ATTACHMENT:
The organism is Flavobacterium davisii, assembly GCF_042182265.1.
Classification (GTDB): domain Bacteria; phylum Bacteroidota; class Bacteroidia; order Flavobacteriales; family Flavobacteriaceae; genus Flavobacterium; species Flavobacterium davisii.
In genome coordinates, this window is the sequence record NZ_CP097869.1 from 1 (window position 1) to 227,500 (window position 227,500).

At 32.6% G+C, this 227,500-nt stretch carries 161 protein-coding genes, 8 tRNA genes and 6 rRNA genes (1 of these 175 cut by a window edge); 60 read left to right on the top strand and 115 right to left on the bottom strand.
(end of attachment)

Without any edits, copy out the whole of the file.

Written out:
The organism is Flavobacterium davisii, assembly GCF_042182265.1.
Classification (GTDB): domain Bacteria; phylum Bacteroidota; class Bacteroidia; order Flavobacteriales; family Flavobacteriaceae; genus Flavobacterium; species Flavobacterium davisii.
In genome coordinates, this window is the sequence record NZ_CP097869.1 from 1 (window position 1) to 227,500 (window position 227,500).

At 32.6% G+C, this 227,500-nt stretch carries 161 protein-coding genes, 8 tRNA genes and 6 rRNA genes (1 of these 175 cut by a window edge); 60 read left to right on the top strand and 115 right to left on the bottom strand.